Four Screenplay Finalists for 2018
This year's Screenplay competition has been narrowed down to four finalists by our illustrious jury (Ross E. Lockhart, Dominique Lamssies, Susan O'Neill, Gwen Callahan). The winner will be announced at the Awards Ceremony on Sunday night at 7 pm! We can not post screenplays, but here are the synopses of the four contenders:
Feature screenplay - "Lovecraft: Into the Abyss" by Mark Sudano
When one of his stories is found at a gruesome crime scene, a young HP Lovecraft must team up with Harry Houdini to clear his name, but as they investigate, it becomes clear that Lovecraft's inter-dimensional horrors exist in real life - and the reanimated corpse of Edgar Allan Poe is using them to find the Necronomicon to end life as we know it.
Feature screenplay -"Three Men Dwell" by Bill Bradshaw
It is the year of our Lord 1900. In the storm of the century, a team of Lighthouse keepers are stranded on a barren island off the North West coast of Scotland. The storm brings carnage and destruction but it also harbors something far more sinister. As the days edge by, the team becomes aware of a centuries old evil that threatens, not just the island, but their very existence. "Three Men Dwell" is 'A Perfect Storm' meets 'The Wicker Man' to the bleak backdrop of the North Atlantic.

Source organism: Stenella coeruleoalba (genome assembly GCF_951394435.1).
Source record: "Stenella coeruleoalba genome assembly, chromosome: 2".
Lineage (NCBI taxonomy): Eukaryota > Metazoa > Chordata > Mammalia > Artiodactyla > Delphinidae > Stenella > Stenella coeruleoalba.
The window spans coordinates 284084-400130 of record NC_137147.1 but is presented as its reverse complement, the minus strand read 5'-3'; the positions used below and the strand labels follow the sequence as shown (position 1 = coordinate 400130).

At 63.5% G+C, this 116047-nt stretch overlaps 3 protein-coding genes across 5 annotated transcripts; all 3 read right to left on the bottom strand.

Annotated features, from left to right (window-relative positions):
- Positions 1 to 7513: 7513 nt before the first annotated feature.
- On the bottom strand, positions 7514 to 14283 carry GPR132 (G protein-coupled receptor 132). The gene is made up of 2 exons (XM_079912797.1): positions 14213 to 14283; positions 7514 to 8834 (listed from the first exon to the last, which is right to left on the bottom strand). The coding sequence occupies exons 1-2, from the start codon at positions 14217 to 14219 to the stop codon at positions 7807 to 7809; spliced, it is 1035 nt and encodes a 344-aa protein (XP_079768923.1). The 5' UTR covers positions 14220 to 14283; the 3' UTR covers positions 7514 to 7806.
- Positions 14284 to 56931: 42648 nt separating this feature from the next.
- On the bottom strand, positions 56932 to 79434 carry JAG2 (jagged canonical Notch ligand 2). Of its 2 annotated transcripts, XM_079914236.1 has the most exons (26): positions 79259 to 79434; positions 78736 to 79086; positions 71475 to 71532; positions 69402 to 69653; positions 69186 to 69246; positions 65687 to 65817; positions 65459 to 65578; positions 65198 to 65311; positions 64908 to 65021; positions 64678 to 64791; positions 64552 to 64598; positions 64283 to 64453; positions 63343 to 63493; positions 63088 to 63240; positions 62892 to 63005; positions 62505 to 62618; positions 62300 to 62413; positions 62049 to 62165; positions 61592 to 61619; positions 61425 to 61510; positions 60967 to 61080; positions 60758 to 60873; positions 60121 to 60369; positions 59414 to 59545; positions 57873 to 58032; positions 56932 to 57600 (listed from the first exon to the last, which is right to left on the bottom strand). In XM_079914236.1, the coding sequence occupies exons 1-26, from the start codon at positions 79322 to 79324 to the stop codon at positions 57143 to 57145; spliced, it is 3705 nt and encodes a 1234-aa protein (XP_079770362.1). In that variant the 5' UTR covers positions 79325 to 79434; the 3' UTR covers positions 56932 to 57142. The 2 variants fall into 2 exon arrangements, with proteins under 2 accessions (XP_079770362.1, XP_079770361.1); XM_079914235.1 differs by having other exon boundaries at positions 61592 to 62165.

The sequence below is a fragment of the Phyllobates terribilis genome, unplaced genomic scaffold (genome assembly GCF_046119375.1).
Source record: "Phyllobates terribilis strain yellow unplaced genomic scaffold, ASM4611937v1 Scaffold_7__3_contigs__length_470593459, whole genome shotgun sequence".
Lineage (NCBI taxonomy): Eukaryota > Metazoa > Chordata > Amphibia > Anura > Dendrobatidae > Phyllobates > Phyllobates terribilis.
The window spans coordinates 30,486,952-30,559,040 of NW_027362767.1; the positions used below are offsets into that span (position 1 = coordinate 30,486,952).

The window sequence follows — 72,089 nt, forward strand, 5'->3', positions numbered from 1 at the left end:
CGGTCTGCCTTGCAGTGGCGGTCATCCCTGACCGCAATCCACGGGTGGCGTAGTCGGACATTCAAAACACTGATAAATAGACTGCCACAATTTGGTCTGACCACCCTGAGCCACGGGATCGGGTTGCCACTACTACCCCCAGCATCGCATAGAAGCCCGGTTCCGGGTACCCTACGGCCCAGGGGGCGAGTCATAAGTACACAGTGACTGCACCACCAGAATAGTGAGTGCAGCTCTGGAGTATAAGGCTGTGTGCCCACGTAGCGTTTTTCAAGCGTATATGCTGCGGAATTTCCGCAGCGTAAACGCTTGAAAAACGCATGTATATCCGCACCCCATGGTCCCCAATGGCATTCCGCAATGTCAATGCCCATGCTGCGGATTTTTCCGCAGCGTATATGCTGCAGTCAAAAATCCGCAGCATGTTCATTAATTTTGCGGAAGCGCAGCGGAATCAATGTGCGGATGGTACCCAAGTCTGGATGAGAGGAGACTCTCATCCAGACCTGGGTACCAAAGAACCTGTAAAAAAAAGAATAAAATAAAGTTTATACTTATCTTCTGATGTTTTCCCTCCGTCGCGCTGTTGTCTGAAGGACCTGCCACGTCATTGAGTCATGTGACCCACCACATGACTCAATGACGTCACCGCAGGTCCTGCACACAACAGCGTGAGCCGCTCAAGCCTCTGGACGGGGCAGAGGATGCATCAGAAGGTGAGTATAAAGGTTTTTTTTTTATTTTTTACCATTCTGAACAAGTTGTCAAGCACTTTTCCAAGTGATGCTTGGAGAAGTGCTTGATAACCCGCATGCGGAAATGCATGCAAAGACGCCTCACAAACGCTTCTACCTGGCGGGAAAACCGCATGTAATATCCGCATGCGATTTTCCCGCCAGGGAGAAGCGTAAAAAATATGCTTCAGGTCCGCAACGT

Short screenplay - "You and Me and Dagon Makes Three" by Mack Mani
Sometimes meeting the parents is about more than making a good impression, for Joe it means traveling to an isolated island and opening himself up to a whole lot of cosmic baggage. It turns out that finding the man of your dreams is the easy part, meeting his parents and their ancient god...that's another issue entirely. Pass the ritual. Survive the night. Plan the wedding. "You and Me and Dagon Makes Three" is a gay horror/rom-com about what it takes to love someone despite their cosmic flaws and the sometimes horrifying lengths we go to to prove that love.
Short screenplay - "Wet Rot" by Stuart Creque
Kit wonders why Dad is spending so much time in the basement, cleaning up the mildew growing there. "Wet Rot" is a short, but effective creep out, and has a nice take on Lovecraftian themes without ever referencing the mythos.
Congratulations to the finalists, and good luck!